In Fig. 3, the low-temperature thermal conductivity at  T is shown for a field parallel and perpendicular to the heat current. At the lowest temperatures, the effect of a field is isotropic. However, above a certain temperature (0.4 K in Z1, 0.2 K in Z2),an anisotropy develops. Remarkably, this anisotropy goes in opposite ways for sample Z1, where is larger when , compared to sample Z2, where is larger when . This sample dependence points to an extrinsic mechanism for the field dependence of in SmB.

Figure 3: Thermal conductivity of samples Z1 (a) and Z2 (b) at  T, for a field applied perpendicular (full circles) or parallel (open circles) to the heat current. Note that the data are isotropic at the lowest temperatures and their anisotropy at higher temperature is opposite in the two samples.
Figure 4: (a) Same data as in Fig. 1a, plotted as vs . The black dashed line is , with  mW/K cm. (b) Same data, plotted as vs , for four temperatures as indicated. All lines are a guide to the eye. The red line shows how the data at 0.3 K rise linearly up to the highest field. The blue line shows how the data at 0.1 K saturate above  T, to a value consistent with  mW/K cm.

Iv Discussion

Here we discuss a possible scenario for the complex behavior of heat transport in SmB, where we take the conservative view that the heat is carried entirely by phonons. The question is what scatters those phonons. In the absence of electrons, since SmB is a bulk insulator, there are two kinds of scattering processes. The first kind is independent of magnetic field. It includes sample boundaries, dislocations, grain boundaries, vacancies, and non-magnetic impurities. Now because in SmB is strongly field dependent, there must be a second kind of scattering process, which depends on field, involving either low-energy magnetic excitations, such as magnons, or magnetic impurities. Recent experiments suggest the existence of intrinsic sub-gap excitations, either in the form of bosonic excitations as observed via inelastic neutron scattering [16], or persistent spin dynamics that extend to very low temperatures as measured in muon spin relaxation experiments [17].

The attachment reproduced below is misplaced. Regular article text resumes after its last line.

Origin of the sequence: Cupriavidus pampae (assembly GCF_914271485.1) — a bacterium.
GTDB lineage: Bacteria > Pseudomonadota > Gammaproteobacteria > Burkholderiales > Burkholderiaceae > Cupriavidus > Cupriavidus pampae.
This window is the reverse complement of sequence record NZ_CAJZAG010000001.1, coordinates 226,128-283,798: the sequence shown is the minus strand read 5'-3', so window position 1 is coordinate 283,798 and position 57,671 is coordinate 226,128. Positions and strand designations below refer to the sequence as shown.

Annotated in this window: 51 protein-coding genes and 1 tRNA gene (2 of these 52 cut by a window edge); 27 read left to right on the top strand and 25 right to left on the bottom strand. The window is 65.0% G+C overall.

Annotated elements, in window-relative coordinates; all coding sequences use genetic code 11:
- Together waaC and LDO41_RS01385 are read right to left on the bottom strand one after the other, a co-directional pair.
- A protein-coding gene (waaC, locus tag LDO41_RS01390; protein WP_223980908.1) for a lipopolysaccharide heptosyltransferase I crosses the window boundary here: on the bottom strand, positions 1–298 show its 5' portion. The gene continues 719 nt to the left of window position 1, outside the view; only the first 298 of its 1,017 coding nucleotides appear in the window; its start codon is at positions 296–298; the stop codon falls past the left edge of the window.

Because SmB samples are known to contain significant levels of rare-earth impurities and Sm vacancies, phonons are certainly scattered by those impurities. Even at the 1 % level, magnetic impurities can cause a major suppression of the phonon thermal conductivity in insulators at low temperature [18]. Phonons will scatter most strongly when their energy matches the difference between the atomic energy levels of the impurity. Applying a magnetic field will split some of those energy levels. Increasing the field can therefore make phonons at low less and less scattered. This is our proposal for why in SmB increases with field at low .

With decreasing temperature, when the phonon mean free path grows to reach the sample boundaries, it becomes constant and equal to , where is the cross-sectional area of the sample. (This is strictly true only for scattering off rough surfaces. Smooth surfaces can cause specular reflection of phonons, yielding a temperature-dependent (wavelength-dependent) mean free path that exceeds the sample dimensions [19].)